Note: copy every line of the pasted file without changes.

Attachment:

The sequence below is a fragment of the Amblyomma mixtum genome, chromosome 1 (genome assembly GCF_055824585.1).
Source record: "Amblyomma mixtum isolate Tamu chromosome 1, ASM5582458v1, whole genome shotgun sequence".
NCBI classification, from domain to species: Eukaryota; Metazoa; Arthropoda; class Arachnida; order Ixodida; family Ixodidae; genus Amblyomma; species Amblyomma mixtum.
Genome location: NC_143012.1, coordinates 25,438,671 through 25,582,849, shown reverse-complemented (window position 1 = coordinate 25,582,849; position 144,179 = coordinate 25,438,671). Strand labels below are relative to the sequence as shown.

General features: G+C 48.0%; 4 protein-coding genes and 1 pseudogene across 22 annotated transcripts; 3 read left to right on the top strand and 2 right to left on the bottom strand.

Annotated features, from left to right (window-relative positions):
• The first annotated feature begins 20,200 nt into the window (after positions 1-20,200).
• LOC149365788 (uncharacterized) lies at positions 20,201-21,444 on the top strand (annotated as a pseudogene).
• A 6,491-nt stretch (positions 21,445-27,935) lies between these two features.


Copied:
The sequence below is a fragment of the Amblyomma mixtum genome, chromosome 1 (genome assembly GCF_055824585.1).
Source record: "Amblyomma mixtum isolate Tamu chromosome 1, ASM5582458v1, whole genome shotgun sequence".
NCBI classification, from domain to species: Eukaryota; Metazoa; Arthropoda; class Arachnida; order Ixodida; family Ixodidae; genus Amblyomma; species Amblyomma mixtum.
Genome location: NC_143012.1, coordinates 25,438,671 through 25,582,849, shown reverse-complemented (window position 1 = coordinate 25,582,849; position 144,179 = coordinate 25,438,671). Strand labels below are relative to the sequence as shown.

General features: G+C 48.0%; 4 protein-coding genes and 1 pseudogene across 22 annotated transcripts; 3 read left to right on the top strand and 2 right to left on the bottom strand.

Annotated features, from left to right (window-relative positions):
• The first annotated feature begins 20,200 nt into the window (after positions 1-20,200).
• LOC149365788 (uncharacterized) lies at positions 20,201-21,444 on the top strand (annotated as a pseudogene).
• A 6,491-nt stretch (positions 21,445-27,935) lies between these two features.